I Daresay I am a Better Weaver Than a Weeder

In the last days of January, I made four cotton warps in quick succession, still struggling with blues. Then I did nothing for 11 days weaving-related. Even though I've been fairly productive and healthy this summer, (take away a couple of days on a couple of occasions I was knocked out by vaccination side effect; I never ever used to be so "delicate", even as recently as my second Covid jab!) Normally I wouldn't worry about the 11 days since I'm now retired, but I did promise the new Suger Gallery Shop manager on December 19 I'd come around with a few things in the new year, (therefore becoming semi-retired,) and now it's February, heading towards mid-February. Not only have I not done that, I don't have anything I want to show her on hand, nor made plans.

OK, I lied. I thought about it quantitatively a lot, but qualitatively nada. I've been thinking of a "quick" cashmere warp or two on the 4-shaft jack, but I don't want to make "boring," so I'm stumped. We've arranged our furniture in the living room last October, so I can't set up an 8-shaft there, either. So the choice has been either an interesting piece on 4 downstairs, or on Klick in the stash room, which involves much tidying up and putting away, which I don't mind as long as I have a good project/idea/plan, but I don't. Yet. Plus, I had to put away my warp-making thinking cap because, seriously, I'm trying to reduce the number of pre-made warps, and did quite well last year, so I don't want more without weaving some first.
What I'm learning is, unlike flower gardening, (the way I grow them,) veg growing is such a high-maintenance, every day job, weeding, checking bugs and ripeness, and at our place, checking daily or even several times a day for wind damage. We've had 50- and 60kms winds on several occasions, and 30kms all the time. I untied the tomatoes from stakes at one point so they don't break where it's tied, and stuck and restuck stakes a few times a day so the plants lean on them instead. That I have them growing more densely probably doesn't help, (or does it?); some natural attrition has occurred, and I manage to weed as much as my arms reach, so they are doing OK, but in spite of their good looks, are far from ripe. Yesterday was a rare cool day I could stand to have the oven on, so I slow-roasted the reddest looking ones, but they were so not ready none of the dried pieces had the summer sweetness of acid-free toms.

This veg-growing is like having kids or pets, I tell you.

While I await my orange gems to ripen, there are other signs autumn is definitely approaching, and with that comes the exciting/dreadful prospect of the cold/wet-weather gardening. I'm mindful my arthritis has been oh-so-much better since I stopped pulling out the really difficult weeds and break clay. This summer I told myself it's OK just to pull the top of the weeds, when I do weed, because it's been so dry and getting the roots out is too difficult. But also, I've managed less and less every hour/day/week I work outside, so even on conscientious years, the sum of work I get done year have been curtailed, not to mention our weeds came through 60cm of mulching once. So what's the plan this season? Do we want to grow veg again next year? And if not, do we have a long-term "solution"??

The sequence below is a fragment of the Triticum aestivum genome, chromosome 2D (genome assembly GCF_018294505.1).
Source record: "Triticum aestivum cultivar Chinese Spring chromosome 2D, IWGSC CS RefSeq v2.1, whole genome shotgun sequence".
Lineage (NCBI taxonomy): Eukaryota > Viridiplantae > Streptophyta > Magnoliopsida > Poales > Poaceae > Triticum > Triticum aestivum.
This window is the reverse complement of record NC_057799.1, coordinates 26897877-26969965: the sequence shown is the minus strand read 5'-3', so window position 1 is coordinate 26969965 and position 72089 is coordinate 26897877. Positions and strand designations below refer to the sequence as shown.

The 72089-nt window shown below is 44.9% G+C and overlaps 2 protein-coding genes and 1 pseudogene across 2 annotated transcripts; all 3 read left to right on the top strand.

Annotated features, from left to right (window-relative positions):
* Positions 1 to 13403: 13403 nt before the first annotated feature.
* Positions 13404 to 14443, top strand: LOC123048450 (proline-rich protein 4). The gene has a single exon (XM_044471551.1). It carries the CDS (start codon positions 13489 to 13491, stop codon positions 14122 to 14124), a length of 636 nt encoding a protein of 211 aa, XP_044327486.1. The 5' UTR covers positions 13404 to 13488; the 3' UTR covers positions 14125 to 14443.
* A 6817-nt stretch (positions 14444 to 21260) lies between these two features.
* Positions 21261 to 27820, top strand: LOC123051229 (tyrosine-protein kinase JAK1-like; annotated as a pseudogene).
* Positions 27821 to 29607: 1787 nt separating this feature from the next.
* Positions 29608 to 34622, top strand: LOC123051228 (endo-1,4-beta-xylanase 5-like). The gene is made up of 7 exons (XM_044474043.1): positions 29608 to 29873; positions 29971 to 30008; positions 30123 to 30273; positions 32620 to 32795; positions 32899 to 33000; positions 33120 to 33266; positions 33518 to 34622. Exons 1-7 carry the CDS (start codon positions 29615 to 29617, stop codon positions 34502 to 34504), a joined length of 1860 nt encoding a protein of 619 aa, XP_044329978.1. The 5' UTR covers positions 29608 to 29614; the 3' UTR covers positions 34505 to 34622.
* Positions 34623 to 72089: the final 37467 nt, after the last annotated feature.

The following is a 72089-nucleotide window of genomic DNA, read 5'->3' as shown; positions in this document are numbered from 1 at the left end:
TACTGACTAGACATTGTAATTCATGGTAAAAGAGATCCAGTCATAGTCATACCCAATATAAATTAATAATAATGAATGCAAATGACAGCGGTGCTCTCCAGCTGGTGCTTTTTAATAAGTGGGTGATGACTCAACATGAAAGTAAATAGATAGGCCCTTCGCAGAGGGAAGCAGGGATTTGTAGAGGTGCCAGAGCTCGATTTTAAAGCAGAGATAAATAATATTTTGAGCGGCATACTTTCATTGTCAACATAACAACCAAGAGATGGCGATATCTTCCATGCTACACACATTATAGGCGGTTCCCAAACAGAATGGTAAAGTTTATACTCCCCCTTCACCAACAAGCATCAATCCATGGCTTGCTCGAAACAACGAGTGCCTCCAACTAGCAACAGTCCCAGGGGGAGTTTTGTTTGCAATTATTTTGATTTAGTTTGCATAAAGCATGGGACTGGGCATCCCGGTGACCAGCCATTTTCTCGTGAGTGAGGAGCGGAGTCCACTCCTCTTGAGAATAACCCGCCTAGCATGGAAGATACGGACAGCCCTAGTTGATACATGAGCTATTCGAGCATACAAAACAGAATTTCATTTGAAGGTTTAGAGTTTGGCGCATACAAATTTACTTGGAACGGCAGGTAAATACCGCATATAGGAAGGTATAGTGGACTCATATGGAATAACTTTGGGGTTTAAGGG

Some days I get so angry having to balance gardening and weaving, when I have ideas or plans I'd like to work out, especially because if I weave, I get scarves, but if I weed, in two or three weeks the weeds come back, in some cases more robustly because I made nice gaps for them to grow into! In a way, this has been nagging me since last April-ish, particularly this summer since I tend to get more weaving time in the dry, hot season. While the thought of growing into a nice old lady pottering around a nice old garden is (somewhat) inviting, and I do genuinely dislike living amongst so much mess, "old" is the key; I have to take care of my body and apply due caution, not to mention, think of how many good weaving years this body got left.

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An intriguing thought that requires further thinking: the lockdown internet activity as an equalizer of sorts.


Leigh said...

Oh gosh, do I ever hear you about balancing weaving and gardening. My loom and stash were stored away for 14 years while we established our homestead and gardens. Weaving progress is slow, but I'm just so happy to be able to weave again that I'll take even slow progress.

Are you mulching your garden beds? I find a thick mulch, after my veg plants are big enough, does wonders for keeping weeds down. A still few grow, but with good mulch I do very little weeding, plus the mulch feeds the soil as it decomposes and also keeps it from drying out (less watering).

I can't say I've found the perfect balance between gardening and weaving, but a little gardening every day and a little weaving every day is at least something. Just have to find time to sort and organize our storage bedroom so I can set up my Glimakra!

Meg said...

Non-gardeners/great-indoorsy humans, devastatingly mild year-round climate, unbelievably robust weeds, steep slopes, and arthritis don't make for good mix. [sorry-not-really-sorry emoji]